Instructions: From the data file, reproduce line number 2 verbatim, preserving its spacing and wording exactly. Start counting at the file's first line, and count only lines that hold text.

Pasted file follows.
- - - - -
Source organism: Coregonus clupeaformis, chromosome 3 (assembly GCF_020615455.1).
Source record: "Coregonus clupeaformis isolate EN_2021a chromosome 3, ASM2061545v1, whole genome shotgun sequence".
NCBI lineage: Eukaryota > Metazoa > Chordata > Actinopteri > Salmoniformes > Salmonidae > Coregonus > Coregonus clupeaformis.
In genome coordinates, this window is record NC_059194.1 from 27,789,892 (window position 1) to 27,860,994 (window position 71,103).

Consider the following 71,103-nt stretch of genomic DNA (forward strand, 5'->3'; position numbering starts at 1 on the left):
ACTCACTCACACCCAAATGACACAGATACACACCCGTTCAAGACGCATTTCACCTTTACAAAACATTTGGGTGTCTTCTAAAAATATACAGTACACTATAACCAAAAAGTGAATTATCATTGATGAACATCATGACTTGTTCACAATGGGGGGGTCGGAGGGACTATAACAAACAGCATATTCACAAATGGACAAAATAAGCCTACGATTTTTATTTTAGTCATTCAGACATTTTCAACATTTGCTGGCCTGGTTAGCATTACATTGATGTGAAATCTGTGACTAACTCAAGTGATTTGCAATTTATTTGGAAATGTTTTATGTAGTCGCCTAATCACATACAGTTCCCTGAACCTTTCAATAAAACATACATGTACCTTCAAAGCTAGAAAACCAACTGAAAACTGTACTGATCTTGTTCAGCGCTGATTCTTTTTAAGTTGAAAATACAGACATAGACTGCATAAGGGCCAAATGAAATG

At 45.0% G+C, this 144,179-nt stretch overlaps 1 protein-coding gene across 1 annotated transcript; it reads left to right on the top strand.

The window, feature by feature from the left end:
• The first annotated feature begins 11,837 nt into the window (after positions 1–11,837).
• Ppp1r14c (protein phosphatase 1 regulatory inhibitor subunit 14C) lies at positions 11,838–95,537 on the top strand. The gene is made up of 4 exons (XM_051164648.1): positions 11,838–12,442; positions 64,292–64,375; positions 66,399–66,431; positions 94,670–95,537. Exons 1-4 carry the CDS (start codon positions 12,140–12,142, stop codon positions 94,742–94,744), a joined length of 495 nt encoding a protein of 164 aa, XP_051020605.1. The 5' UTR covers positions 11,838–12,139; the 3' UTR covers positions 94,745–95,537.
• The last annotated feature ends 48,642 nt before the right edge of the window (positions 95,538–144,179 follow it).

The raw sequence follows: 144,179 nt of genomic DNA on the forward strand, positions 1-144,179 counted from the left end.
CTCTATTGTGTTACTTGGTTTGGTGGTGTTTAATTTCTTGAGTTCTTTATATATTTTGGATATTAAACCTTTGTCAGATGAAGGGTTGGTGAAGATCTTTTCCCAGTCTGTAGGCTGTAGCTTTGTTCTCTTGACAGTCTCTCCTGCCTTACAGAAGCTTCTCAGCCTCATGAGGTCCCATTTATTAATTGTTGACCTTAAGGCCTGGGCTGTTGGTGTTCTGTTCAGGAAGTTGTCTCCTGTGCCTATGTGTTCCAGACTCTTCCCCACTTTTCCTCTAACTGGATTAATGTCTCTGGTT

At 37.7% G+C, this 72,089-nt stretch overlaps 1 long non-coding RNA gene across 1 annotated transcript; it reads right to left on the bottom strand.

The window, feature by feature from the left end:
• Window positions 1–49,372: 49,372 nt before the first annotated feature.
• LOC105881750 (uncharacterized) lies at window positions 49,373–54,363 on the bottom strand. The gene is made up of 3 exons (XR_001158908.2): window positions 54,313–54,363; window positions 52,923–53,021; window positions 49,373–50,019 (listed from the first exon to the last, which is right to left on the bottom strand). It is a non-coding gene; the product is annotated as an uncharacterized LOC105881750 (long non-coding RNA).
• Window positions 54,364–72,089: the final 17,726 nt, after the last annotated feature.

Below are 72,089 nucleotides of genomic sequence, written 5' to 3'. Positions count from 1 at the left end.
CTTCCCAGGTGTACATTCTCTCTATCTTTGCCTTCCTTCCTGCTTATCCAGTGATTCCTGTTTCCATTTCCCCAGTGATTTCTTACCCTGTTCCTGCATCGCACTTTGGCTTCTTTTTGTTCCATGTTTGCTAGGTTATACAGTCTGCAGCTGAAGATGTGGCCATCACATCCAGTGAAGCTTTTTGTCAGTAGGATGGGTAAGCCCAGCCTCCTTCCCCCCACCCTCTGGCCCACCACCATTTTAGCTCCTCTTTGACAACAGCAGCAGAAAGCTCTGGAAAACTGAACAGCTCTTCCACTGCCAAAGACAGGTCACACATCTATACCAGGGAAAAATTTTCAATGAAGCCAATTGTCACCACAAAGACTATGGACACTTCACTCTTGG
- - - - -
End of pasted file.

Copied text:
Source record: "Coregonus clupeaformis isolate EN_2021a chromosome 3, ASM2061545v1, whole genome shotgun sequence".